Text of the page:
When it comes to workers’ compensation, most people file claims as a result of injuries. However, certain medical conditions can occur because of one’s work environment.
According to the Mayo Clinic, carpal tunnel syndrome occurs when the pathway surrounding the median nerve becomes inflamed. This causes symptoms like pain and numbness, and can even disrupt the function of your hand and arm.
What causes carpal tunnel syndrome?
Lots of things can inflame the pathway around the median nerve, including wrist injuries, arthritis, and certain medications. However, the condition often results from workplace factors and overuse. Use of hand tools or other devices that involve repetitive motions may contribute to inflammation. Problems can also arise when working on assembly lines, which require persistent repetitive movements.
How is carpal tunnel diagnosed?
Your doctor will perform a physical exam, as well as ask questions about your medical history. Diagnostic testing can also determine the scope and extent of the damage. Doctors can use a device called an electromyography to identify damage to muscles and tissues.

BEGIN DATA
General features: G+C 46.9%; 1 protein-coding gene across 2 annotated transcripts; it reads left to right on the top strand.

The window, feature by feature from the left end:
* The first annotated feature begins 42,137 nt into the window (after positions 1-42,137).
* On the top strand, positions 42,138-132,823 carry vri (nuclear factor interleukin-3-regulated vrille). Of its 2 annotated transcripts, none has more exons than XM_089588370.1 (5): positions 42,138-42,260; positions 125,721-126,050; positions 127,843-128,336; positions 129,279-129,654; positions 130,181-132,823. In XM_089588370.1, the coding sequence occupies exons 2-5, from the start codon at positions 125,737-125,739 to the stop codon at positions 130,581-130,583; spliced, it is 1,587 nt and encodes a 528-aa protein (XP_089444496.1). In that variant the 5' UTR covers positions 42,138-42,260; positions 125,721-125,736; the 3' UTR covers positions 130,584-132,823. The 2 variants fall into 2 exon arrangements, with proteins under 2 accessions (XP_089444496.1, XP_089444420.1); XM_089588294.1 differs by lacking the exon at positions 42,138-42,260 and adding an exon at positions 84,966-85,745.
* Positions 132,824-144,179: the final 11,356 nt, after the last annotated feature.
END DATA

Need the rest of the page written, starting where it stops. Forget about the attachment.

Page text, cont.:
How is it treated?
Treatment depends on the severity of symptoms. Minor carpal tunnel is typically treated with wrist splints and anti-inflammatory medications. Corticosteroid injections are also used to reduce swelling.
More severe cases can require surgery. Making a small incision in ligaments can improve function and reduce pain and numbness. These procedures often use an endoscope, which typically involves less pain and a faster recovery period.
While treatment is helpful for relieving pain and inflammation, you may also need to avoid the conditions that led to carpal tunnel in the first place. Otherwise, the issue will continue to worsen until major dysfunction occurs.